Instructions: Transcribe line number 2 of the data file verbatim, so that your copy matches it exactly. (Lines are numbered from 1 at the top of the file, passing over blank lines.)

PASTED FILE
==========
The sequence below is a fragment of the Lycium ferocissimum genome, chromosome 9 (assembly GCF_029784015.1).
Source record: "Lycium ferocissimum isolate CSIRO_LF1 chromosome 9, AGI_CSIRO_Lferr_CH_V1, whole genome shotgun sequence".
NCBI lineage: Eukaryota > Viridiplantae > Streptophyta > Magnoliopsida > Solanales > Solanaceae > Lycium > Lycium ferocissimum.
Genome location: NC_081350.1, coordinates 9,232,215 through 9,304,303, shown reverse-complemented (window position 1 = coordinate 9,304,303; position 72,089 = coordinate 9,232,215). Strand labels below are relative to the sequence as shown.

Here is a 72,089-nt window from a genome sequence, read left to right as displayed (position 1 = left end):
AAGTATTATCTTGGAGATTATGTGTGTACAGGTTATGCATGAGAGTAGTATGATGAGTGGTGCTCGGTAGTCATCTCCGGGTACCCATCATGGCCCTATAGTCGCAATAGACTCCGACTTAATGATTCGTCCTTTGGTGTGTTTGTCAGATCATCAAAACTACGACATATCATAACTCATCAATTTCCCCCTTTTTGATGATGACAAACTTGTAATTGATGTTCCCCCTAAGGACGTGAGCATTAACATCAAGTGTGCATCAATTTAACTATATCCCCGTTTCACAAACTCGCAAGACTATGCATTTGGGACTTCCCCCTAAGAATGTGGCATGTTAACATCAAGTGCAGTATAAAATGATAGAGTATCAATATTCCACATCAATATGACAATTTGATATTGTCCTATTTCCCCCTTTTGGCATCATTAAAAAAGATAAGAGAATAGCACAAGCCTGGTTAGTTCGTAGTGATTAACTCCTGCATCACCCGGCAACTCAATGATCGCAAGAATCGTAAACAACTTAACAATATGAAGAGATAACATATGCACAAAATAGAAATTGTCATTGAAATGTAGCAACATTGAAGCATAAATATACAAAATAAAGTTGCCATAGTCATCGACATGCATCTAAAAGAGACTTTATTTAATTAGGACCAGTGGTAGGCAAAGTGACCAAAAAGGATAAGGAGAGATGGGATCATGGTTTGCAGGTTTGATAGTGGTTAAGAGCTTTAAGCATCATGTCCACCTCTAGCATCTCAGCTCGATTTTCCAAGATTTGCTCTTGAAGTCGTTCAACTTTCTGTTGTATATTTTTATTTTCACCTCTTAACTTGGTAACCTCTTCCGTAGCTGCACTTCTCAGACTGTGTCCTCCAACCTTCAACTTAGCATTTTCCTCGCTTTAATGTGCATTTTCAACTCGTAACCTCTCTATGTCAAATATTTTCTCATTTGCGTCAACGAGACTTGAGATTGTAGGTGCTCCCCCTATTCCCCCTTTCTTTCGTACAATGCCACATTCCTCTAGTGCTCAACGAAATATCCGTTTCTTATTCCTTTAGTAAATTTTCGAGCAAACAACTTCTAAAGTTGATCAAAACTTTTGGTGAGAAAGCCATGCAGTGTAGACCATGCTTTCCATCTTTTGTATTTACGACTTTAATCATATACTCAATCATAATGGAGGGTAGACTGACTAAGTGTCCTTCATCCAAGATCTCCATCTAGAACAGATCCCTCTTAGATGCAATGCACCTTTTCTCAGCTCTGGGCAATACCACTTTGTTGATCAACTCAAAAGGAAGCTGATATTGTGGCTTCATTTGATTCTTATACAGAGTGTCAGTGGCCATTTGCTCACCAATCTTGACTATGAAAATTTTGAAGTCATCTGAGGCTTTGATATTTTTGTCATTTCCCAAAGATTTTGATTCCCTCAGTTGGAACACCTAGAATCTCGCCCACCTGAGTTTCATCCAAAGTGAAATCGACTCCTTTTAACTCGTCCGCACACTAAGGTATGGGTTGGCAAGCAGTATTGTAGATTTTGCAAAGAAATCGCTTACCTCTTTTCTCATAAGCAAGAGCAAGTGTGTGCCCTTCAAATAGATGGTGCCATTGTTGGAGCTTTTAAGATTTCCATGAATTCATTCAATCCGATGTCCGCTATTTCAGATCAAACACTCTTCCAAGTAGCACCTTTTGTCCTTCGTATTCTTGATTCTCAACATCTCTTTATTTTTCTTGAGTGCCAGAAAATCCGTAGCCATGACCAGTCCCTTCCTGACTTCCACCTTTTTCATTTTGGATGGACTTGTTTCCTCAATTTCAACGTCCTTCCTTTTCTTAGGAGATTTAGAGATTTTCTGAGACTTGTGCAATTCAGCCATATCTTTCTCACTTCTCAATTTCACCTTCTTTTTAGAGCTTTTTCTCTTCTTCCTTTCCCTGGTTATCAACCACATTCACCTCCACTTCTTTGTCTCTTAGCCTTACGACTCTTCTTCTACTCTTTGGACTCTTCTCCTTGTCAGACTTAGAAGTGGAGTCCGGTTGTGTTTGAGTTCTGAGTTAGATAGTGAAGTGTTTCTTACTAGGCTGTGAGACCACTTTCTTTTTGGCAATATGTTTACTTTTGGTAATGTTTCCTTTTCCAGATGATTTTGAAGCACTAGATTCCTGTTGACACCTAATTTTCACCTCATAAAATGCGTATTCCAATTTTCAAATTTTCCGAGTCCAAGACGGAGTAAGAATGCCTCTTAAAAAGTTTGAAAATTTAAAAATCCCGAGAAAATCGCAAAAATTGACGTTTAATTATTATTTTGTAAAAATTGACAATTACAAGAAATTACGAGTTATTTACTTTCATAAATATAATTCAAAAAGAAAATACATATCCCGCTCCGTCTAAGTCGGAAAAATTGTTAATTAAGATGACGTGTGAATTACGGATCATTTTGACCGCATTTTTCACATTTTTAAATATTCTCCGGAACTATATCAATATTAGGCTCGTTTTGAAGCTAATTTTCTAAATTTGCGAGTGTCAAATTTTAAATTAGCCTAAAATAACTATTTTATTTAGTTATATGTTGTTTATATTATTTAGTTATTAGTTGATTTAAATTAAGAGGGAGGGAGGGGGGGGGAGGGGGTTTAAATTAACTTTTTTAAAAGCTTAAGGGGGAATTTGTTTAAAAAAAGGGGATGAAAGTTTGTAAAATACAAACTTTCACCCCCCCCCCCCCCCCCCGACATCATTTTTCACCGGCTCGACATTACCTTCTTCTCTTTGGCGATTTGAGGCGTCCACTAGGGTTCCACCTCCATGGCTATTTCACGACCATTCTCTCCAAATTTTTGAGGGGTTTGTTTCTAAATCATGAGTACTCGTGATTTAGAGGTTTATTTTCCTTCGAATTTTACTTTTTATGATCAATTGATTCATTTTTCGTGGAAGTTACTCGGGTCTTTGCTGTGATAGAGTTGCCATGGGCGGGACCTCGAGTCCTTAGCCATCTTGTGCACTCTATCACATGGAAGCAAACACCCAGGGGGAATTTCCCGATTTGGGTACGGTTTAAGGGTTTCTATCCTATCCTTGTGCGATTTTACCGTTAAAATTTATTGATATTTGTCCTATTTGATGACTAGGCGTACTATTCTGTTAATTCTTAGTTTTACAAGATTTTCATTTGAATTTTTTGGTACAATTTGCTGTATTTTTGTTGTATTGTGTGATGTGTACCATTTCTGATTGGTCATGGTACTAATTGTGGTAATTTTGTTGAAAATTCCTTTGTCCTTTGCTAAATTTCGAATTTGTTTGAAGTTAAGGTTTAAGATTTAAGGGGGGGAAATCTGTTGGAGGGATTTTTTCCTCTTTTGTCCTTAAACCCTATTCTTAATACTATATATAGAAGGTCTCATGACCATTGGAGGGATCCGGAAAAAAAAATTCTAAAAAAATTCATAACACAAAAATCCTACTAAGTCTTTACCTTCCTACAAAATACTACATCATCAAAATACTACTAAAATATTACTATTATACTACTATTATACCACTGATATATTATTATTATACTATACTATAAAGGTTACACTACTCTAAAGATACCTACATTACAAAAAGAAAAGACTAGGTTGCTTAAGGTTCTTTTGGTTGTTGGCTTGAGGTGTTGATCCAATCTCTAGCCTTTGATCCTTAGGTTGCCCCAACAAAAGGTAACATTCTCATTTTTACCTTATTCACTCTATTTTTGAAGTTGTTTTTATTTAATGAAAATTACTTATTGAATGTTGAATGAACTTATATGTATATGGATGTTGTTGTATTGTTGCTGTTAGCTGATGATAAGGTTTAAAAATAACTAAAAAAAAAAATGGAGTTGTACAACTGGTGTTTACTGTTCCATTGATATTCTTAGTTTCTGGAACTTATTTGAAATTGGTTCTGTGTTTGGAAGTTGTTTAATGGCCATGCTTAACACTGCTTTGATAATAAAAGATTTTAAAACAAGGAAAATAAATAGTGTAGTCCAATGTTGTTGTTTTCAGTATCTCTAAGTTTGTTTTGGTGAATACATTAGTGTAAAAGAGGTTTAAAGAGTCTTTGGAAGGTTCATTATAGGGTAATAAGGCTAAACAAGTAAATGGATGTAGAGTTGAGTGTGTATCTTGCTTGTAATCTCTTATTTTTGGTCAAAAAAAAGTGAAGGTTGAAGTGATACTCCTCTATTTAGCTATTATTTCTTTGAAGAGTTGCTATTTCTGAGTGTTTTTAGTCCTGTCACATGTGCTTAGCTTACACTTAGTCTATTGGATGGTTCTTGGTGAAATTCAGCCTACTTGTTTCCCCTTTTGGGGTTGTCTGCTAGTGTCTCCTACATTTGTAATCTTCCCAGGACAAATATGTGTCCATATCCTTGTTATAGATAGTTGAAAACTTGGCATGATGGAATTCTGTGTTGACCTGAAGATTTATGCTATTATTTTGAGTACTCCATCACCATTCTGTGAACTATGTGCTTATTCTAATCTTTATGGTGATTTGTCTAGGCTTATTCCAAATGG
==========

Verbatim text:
Source record: "Lycium ferocissimum isolate CSIRO_LF1 chromosome 9, AGI_CSIRO_Lferr_CH_V1, whole genome shotgun sequence".